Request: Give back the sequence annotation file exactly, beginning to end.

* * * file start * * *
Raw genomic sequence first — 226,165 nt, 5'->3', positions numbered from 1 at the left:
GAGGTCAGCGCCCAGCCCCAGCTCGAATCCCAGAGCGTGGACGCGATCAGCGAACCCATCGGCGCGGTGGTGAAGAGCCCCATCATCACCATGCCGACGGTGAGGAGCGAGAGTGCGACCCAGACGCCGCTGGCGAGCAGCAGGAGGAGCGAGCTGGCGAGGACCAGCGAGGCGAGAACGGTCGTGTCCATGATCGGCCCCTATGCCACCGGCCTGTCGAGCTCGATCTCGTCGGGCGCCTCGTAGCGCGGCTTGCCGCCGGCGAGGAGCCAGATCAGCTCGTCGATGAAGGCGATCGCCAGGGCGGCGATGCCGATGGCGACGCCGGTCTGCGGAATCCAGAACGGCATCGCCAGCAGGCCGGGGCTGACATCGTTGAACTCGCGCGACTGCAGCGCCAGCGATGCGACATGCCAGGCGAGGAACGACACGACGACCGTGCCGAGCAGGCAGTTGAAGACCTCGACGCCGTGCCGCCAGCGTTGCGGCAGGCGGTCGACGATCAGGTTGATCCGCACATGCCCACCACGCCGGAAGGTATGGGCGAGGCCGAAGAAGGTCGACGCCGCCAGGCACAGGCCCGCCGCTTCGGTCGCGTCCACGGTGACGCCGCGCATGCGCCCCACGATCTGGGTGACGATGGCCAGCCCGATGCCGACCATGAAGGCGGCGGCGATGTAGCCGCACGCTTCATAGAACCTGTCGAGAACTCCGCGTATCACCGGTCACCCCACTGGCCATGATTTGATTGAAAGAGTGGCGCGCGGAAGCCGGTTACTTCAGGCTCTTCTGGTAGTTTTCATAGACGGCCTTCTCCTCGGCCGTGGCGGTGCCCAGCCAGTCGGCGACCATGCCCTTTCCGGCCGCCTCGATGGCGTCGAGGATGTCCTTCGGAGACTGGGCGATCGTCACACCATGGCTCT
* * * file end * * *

Raw genomic sequence first — 226,165 nt, 5'->3', positions numbered from 1 at the left:
GAGGTCAGCGCCCAGCCCCAGCTCGAATCCCAGAGCGTGGACGCGATCAGCGAACCCATCGGCGCGGTGGTGAAGAGCCCCATCATCACCATGCCGACGGTGAGGAGCGAGAGTGCGACCCAGACGCCGCTGGCGAGCAGCAGGAGGAGCGAGCTGGCGAGGACCAGCGAGGCGAGAACGGTCGTGTCCATGATCGGCCCCTATGCCACCGGCCTGTCGAGCTCGATCTCGTCGGGCGCCTCGTAGCGCGGCTTGCCGCCGGCGAGGAGCCAGATCAGCTCGTCGATGAAGGCGATCGCCAGGGCGGCGATGCCGATGGCGACGCCGGTCTGCGGAATCCAGAACGGCATCGCCAGCAGGCCGGGGCTGACATCGTTGAACTCGCGCGACTGCAGCGCCAGCGATGCGACATGCCAGGCGAGGAACGACACGACGACCGTGCCGAGCAGGCAGTTGAAGACCTCGACGCCGTGCCGCCAGCGTTGCGGCAGGCGGTCGACGATCAGGTTGATCCGCACATGCCCACCACGCCGGAAGGTATGGGCGAGGCCGAAGAAGGTCGACGCCGCCAGGCACAGGCCCGCCGCTTCGGTCGCGTCCACGGTGACGCCGCGCATGCGCCCCACGATCTGGGTGACGATGGCCAGCCCGATGCCGACCATGAAGGCGGCGGCGATGTAGCCGCACGCTTCATAGAACCTGTCGAGAACTCCGCGTATCACCGGTCACCCCACTGGCCATGATTTGATTGAAAGAGTGGCGCGCGGAAGCCGGTTACTTCAGGCTCTTCTGGTAGTTTTCATAGACGGCCTTCTCCTCGGCCGTGGCGGTGCCCAGCCAGTCGGCGACCATGCCCTTTCCGGCCGCCTCGATGGCGTCGAGGATGTCCTTCGGAGACTGGGCGATCGTCACACCATGGCTCT